Kurt Cobain is one of the most iconic and revered figures in rock ‘n’ roll, and his approach to guitar playing has inspired millions of guitarists from all over the world for over three decades. As is often the way with music icons, there’s plenty of myths and legends told about Kurt’s short life and tragic death, and plenty more surrounding the way that he made the sounds that shook the world like no guitarist has since. Thankfully, with the help of some of the people who were there, we can hopefully clear some of those oft-repeated myths up.
The guitar used in the Smells Like Teen Spirit Video is at the Hard Rock Café in Australia
Let’s start with an easy one: the guitar Kurt used in the Smells Like Teen Spirit video is NOT currently (nor was it ever) in an Australian location of popular restaurant chain Hard Rock Café. Kurt used a 1969 Lake Placid Blue Competition Mustang for the Smells Like Teen Spirit video. Fender’s Competition Series was distinguished by the racing stripes on the body. They were made from 1968 until 1973.
The guitar from the video remained in storage during the In Utero Tour as Kurt had recently received four stock Mustangs that his tech, Earnie Bailey would modify for that tour – three Sonic Blue and one Fiesta Red. In 2009, the Australian Hard Rock Cafe claimed to have Kurt’s Competition Mustang from the iconic video, but the actual guitar has been confirmed and has been on display at the Museum Of Pop Culture in Seattle for over a decade. It sports a neck joint repair and damage along the lower edge sustained at the infamous Dallas Trees Club performance in 1991 when Kurt, having a bad night, smashed it into the mixing board repeatedly.
The four Mustangs on the In Utero Tour were modified thusly, according to KurtsEquipment.com.
“First, the nut had to be cut for heavier strings, then the neck shimmed for a better bridge angle with the cardboard backings from hotel stationery pads, and a Gotoh tune-o-matic bridge was installed. Earnie also had to modify the tailpiece to block the vibrato, which Kurt hated. He would remove the two springs for the vibrato bar, add washers to the posts beneath the bridge plate, which locked it down to the plate. Lastly, Earnie would flip the tailpiece around allowing the strings to feed directly through the tailpiece, not under, and the ball ends of the strings would fit in the tailpiece’s recesses.”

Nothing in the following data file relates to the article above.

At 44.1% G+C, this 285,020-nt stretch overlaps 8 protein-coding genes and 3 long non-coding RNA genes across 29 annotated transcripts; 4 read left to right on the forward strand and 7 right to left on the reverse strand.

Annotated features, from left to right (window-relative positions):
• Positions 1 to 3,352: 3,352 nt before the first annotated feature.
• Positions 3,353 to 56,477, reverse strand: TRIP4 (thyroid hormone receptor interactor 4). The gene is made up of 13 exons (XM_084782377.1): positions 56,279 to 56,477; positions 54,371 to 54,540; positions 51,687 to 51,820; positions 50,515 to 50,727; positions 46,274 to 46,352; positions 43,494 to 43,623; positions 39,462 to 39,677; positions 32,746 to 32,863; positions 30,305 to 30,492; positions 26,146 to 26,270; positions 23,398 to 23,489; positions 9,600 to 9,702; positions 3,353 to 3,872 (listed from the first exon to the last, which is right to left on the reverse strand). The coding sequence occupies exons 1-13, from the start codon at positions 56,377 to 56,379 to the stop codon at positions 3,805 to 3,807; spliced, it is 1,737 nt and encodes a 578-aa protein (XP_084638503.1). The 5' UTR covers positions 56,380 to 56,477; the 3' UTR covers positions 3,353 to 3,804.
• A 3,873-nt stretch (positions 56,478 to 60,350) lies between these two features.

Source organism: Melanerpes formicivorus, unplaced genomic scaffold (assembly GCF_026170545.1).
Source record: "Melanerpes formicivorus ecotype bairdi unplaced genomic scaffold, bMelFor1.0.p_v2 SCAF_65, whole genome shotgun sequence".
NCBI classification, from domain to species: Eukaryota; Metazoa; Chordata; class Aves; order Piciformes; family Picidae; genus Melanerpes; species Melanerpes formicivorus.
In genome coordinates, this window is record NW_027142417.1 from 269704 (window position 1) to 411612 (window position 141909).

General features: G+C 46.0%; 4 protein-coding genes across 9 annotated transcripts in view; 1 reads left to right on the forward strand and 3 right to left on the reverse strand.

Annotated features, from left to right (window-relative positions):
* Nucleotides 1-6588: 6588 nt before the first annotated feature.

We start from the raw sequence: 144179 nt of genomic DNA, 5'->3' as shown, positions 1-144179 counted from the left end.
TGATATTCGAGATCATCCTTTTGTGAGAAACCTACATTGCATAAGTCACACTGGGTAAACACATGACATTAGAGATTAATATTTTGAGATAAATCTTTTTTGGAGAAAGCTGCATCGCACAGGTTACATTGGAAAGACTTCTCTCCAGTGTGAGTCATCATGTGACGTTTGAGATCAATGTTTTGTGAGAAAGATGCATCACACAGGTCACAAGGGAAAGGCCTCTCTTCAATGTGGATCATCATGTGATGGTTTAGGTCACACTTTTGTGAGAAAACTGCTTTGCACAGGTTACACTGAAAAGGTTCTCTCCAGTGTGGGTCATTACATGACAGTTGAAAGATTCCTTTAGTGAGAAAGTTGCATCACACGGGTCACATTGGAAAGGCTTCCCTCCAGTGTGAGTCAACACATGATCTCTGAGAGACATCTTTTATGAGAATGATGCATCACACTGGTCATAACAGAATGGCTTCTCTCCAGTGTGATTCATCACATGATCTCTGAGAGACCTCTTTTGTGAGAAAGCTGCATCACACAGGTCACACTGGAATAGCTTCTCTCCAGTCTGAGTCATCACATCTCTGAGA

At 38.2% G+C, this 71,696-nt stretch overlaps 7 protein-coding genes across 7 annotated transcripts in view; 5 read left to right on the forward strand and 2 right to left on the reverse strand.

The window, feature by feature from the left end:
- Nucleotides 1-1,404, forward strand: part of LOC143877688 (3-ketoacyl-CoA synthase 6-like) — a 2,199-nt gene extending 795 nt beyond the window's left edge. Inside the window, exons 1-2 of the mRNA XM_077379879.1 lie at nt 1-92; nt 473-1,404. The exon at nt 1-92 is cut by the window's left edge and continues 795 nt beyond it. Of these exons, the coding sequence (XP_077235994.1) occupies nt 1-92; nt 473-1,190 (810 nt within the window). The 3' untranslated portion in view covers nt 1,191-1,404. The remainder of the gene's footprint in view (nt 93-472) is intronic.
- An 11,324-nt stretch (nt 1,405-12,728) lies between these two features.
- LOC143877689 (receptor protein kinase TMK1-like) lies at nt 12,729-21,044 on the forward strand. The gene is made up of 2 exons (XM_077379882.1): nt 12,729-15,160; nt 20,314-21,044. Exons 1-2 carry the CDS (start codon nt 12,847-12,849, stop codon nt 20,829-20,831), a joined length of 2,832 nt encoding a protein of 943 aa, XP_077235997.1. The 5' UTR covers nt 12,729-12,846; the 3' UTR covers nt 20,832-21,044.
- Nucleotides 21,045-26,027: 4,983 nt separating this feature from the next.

Later on, all of his Mustangs were routed for full-size Seymour Duncan JB humbuckers in the bridge position [with the exception of his 1969 Competition Mustang].
Kurt had a white mustang
Kurt did say that his favourite guitars were Mustangs and of course he owned several. But Kurt never used a white Mustang – the Sonic Blue Mustangs could look white in certain lighting, especially the lighting used during the In Utero Tour.
Kurt owned a Jazzmaster
Kurt never owned a Jazzmaster, although again, the Hard Rock Café claims to be in possession of one, which is signed by Kurt. In all likelihood, this was a guitar someone got autographed by Kurt at some point and sold it to Hard Rock claiming it was Kurt’s. Earnie Bailey has said that he did once find a lefty Jazzmaster and was going to buy it for Kurt as a surprise, but he and Krist Novoselic decided it was too expensive.
Kurt hated Les Pauls
Kurt didn’t necessarily hate Les Pauls, he just hated what they represented at the time: classic rock. That being said, Kurt did own and play a couple through the years – he had a black Epiphone Les Paul that was used for a Nevermind photo shoot. He also had a Hagstrom 3/4 size Les Paul copy, which he got in 1992.
He had a Gibson SG Standard that he smashed as well. He had a left-handed Ibanez Les Paul Custom copy that he actually really liked – it had DiMarzio X2N pickups with coil taps and speed knobs. Earnie says he may have sent this out with the band when they were recording In Utero. We are unsure if it was used or not, but according to Earnie, “Krist once said Kurt refused to play it live because it made him look like Jimmy Page.”
Kurt never played Marshall amps
Many will cite the band’s performance on Top Of The Pops in 1991 where they were seen with Marshall heads and cabinets as evidence that in fact they did play through Marshalls, Top of The Pops performances at that time were usually (and notoriously) not live. The band was supposed to mime their way through a backing track of Smell Like Teen Spirit – the only thing to be performed live were the vocals. As with various other bands who took issue with this over the years, Kurt did his best to ruin the performance the finest middle fingers to ever grace the Top of the Pops airwaves.
People who say that Kurt did not care for Marshalls are spot on, however. According to Earnie Bailey, “Regarding the Marshalls, Kurt really disliked Marshall amps. Partly, due to the whole hair metal stigma happening in the 80s, and he didn’t like the sound of them. I think it was too generic for him. If you recall, on his 4×12 cabs, he had his Marshall logos taped over, not removed (which is a simple task), as a statement towards the status associated with owning Marshall gear.